Managerial Incentives to Diversify and Shareholder Monitoring: Evidence From International Acquisitions
The authors examine how a firm’s risk change around an international acquisition is related to the managerial equity interest in the firm. Focusing on the international acquisitions made by bidding fi rms that have weak monitoring from outside shareholders, those that make an acquisition in an unrelated industry, and those that experience negative stock returns around announcements, the authors find that managers of these firms tend to undertake risk-decreasing international acquisitions with the increase of managerial equity ownership and previously granted stock options. The evidence suggests that managerial incentives to use foreign acquisitions to reduce the risk of their personal wealth are more often utilized in the absence of shareholder monitoring.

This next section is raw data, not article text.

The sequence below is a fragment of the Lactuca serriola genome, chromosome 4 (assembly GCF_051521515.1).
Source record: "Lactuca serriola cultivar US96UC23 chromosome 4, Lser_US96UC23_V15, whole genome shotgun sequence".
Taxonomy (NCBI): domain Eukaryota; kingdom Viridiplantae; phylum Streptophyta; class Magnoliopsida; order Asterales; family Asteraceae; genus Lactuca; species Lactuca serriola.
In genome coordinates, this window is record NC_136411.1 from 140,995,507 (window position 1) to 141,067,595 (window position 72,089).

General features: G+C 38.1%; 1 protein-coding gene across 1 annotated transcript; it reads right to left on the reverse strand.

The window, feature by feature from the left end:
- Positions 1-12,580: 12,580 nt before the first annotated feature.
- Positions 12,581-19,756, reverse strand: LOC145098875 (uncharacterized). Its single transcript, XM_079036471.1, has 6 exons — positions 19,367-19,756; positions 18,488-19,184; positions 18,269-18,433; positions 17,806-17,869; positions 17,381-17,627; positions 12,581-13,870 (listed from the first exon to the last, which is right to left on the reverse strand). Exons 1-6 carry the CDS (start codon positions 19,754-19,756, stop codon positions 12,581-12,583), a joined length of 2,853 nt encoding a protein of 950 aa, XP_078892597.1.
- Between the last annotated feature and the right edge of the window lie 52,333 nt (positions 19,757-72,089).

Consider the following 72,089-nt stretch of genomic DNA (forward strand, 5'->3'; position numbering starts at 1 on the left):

MSU Digital Commons Citation
Kim, Dong-Kyoon; Kwok, Chuck C.Y.; and Young Baek, H., "Managerial Incentives to Diversify and Shareholder Monitoring: Evidence From International Acquisitions" (2005). Department of Accounting and Finance Faculty Scholarship and Creative Works. 80.